Physalis angulata L.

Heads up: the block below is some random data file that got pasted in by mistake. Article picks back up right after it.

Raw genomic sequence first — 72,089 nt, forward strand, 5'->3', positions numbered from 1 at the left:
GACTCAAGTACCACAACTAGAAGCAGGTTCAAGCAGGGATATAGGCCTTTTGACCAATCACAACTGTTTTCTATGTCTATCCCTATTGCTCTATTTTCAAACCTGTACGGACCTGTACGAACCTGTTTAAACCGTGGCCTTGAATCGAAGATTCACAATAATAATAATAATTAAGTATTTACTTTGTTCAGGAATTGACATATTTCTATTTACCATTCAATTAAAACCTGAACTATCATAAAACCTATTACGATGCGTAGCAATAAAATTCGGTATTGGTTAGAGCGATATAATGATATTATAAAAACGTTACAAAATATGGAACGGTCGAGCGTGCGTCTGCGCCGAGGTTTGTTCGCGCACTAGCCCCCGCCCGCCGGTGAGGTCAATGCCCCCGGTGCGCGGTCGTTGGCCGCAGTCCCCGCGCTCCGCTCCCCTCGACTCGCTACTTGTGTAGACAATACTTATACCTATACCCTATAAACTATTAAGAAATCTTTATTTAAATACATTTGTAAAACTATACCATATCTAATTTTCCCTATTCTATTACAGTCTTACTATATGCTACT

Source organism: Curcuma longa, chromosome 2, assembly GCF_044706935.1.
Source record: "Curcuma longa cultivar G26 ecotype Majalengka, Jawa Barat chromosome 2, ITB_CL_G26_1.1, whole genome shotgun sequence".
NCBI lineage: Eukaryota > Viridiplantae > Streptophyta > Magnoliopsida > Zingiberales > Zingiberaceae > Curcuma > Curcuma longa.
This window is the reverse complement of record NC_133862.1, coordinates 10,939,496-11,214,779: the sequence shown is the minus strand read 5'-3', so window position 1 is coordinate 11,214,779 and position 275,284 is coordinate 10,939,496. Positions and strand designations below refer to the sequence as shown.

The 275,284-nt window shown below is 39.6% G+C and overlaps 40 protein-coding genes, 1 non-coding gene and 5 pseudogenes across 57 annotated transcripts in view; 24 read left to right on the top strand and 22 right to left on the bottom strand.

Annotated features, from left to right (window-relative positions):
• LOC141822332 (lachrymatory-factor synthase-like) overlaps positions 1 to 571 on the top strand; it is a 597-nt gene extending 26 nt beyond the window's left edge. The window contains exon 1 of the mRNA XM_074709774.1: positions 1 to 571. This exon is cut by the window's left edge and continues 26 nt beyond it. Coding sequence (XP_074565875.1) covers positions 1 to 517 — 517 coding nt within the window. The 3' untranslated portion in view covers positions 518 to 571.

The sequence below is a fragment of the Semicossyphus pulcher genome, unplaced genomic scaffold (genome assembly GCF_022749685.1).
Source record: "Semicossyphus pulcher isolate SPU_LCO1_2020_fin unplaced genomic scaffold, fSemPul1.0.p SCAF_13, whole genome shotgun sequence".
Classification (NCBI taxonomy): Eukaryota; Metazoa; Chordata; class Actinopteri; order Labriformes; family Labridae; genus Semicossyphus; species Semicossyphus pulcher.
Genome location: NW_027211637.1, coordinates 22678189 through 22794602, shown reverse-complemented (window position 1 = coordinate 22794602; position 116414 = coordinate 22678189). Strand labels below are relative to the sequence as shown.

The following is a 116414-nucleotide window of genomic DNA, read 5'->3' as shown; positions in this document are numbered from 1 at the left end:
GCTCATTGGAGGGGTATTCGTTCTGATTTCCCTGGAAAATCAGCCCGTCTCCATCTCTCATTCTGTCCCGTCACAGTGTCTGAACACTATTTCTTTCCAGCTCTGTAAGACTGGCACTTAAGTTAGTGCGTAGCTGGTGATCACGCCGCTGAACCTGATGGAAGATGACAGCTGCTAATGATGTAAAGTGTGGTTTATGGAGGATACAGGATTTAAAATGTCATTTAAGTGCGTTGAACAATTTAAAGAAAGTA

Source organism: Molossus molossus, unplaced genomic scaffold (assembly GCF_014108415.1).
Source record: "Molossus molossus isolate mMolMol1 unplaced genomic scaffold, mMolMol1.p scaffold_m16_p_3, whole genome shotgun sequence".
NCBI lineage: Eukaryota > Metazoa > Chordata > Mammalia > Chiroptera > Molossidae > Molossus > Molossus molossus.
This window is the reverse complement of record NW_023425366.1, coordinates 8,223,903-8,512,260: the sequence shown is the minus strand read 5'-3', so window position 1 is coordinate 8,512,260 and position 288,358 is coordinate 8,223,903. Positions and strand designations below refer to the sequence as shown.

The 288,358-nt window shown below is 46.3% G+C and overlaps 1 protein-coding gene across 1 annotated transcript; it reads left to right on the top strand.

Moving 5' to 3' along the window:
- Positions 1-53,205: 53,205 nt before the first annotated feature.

This yellow fruit with thin skin, wrapped in delicate, papery golden leaves, is beautiful enough to garnish the finest desserts displayed in pastry shop windows all over Brazil. But they are also good to eat fresh, and can be used in juices, compotes, liqueurs, ice creams and sauces. In folk medicine, the leaves, roots and fruits are believed to fight diabetes, chronic rheumatism, and skin, bladder and liver diseases. Production in Brazil concentrates in the South and Southeast regions, with harvesting between July and September, although most of the country’s supply comes from Colombia.